Microsoft CEO Steve Ballmer speaks at a Microsoft event in San Francisco, Wednesday, June 26, 2013. (AP Photo/Jeff Chiu, File)
SAN FRANCISCO (USA TODAY) - Steve Ballmer was tech's happy warrior, a bulldog of a CEO who enjoyed throwing elbows in pickup basketball games.
It was that trait that made him such a powerful force behind Microsoft's marketing strategy and the perfect No. 2 man to visionary Bill Gates. The voluble Ballmer, who loved to slap backs and kick tails, was the perfect enforcer.
BALLMER: Microsoft chief to retire
Their teamwork led to spectacular results - vaulting Microsoft, at one point, to the most valued tech company and setting a lofty benchmark for Google, Apple and others to follow.
But with Ballmer's announcement today that he is retiring within 12 months, one thing is now clear: Without Gates, who drifted into philanthropy several years ago, Ballmer - and Microsoft - were never the same.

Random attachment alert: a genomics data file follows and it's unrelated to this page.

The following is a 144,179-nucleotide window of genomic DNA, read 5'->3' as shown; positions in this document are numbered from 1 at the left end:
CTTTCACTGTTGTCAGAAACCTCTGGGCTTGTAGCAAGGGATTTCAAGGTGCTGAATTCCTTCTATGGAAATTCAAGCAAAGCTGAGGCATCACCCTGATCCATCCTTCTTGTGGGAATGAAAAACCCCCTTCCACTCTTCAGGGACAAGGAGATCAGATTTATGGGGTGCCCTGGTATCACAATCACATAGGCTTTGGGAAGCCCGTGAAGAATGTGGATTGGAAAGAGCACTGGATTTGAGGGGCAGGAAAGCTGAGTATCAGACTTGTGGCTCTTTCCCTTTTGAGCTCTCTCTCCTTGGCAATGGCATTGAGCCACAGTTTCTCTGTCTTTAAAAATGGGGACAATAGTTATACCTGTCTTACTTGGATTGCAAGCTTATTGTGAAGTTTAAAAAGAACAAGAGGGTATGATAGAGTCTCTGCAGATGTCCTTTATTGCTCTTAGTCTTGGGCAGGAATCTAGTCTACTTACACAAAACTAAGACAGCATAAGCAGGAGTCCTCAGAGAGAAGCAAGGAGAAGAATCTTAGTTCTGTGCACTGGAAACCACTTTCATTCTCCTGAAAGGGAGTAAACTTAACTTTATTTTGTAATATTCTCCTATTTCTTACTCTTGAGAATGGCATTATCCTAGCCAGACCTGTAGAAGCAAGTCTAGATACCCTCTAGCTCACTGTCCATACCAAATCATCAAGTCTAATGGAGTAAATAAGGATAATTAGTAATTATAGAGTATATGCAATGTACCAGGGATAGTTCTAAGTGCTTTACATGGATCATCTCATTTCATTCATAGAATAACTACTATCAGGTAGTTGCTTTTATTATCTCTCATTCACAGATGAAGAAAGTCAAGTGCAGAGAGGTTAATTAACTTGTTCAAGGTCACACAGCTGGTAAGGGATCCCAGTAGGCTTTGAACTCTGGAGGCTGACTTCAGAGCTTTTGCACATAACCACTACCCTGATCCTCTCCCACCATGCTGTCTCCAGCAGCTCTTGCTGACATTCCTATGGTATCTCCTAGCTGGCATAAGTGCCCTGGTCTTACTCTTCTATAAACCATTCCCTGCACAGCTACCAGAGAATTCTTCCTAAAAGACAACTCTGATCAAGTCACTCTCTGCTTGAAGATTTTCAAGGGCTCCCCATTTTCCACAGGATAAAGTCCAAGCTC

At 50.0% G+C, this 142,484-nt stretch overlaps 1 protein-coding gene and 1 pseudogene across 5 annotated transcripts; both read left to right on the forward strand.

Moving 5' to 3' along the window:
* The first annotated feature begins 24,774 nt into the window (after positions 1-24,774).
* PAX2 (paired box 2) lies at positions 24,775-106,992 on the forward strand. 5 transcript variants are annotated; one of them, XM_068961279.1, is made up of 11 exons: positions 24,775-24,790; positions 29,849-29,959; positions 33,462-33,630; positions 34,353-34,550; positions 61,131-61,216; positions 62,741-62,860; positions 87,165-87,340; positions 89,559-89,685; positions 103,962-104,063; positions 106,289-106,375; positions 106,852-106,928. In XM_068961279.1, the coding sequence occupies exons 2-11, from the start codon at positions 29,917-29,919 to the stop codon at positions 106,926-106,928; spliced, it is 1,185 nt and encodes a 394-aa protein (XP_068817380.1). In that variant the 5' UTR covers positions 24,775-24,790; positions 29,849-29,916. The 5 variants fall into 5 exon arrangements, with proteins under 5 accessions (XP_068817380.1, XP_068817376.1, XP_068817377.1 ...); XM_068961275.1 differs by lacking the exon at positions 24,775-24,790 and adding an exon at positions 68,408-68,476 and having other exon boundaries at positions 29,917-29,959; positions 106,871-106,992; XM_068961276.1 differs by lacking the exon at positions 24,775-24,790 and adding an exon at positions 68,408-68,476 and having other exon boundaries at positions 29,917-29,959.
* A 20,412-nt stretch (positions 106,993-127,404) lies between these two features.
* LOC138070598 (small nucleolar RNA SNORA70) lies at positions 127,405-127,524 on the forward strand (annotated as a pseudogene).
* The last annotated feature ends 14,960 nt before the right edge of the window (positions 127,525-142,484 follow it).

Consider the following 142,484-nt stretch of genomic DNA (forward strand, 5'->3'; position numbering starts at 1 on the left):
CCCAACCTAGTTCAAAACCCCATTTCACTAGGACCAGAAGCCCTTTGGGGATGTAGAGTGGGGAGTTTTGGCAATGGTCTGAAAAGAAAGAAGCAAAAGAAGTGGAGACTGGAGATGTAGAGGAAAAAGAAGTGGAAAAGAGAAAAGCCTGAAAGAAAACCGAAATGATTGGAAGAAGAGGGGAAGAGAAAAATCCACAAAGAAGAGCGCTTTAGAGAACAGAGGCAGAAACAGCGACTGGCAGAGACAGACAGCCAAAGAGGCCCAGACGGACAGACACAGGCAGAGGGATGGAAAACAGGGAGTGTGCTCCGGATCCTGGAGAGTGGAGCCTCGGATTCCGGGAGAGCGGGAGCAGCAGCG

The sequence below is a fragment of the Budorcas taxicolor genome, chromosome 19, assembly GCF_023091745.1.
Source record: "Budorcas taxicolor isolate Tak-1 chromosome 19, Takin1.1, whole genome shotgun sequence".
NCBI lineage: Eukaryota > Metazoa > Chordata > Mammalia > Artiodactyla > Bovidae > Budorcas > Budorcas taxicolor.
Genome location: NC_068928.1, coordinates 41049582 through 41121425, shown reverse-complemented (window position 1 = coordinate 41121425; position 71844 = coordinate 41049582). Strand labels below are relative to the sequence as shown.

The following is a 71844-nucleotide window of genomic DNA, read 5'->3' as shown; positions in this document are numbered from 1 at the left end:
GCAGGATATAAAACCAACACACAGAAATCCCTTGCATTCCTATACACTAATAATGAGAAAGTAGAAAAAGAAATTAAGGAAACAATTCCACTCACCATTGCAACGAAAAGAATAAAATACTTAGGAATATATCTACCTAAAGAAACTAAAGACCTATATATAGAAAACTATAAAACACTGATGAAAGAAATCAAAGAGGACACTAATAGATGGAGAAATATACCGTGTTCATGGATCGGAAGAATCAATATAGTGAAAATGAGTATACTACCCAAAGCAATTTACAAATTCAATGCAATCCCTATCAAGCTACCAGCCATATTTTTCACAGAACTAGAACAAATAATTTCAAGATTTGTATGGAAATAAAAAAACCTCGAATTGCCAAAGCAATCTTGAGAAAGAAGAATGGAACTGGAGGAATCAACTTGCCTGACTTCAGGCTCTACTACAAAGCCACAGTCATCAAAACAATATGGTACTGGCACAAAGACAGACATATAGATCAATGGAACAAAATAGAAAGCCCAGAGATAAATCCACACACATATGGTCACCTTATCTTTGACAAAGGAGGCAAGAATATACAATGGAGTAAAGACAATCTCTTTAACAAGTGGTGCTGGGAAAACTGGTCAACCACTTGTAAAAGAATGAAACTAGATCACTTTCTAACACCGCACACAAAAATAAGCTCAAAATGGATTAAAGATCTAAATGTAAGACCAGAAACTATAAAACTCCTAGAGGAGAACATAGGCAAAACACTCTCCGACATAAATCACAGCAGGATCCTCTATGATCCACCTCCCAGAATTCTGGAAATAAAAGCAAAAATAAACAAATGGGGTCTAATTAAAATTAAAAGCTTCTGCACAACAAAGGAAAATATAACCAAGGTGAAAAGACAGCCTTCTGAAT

While its licensing business is the envy of the industry, the software giant has slipped behind a pack of rivals - Google, Apple, Amazon.com, Facebook - both in terms of risk taking and innovation. Microsofties cringed whenever a reporter uttered that, but the company's latest stabs in mobile and other fledgling areas left consumers cold.
Speculation over Ballmer's future with Microsoft has circulated for years, leading to a not-so-subtle parlor game among valley insiders on when he would step aside, and who will replace him.
Analyst Jonathan Yarmis believes the timing is good for Microsoft to bring in a fresh face - acquire Box and its dynamic young CEO, Aaron Levie, perhaps? - to stir things up.
The gregarious Ballmer has always loved Microsoft, and served as the ultimate battering ram for Gates & Co. Now that he's stepped aside, Ballmer has once again proved to be a consummate team player.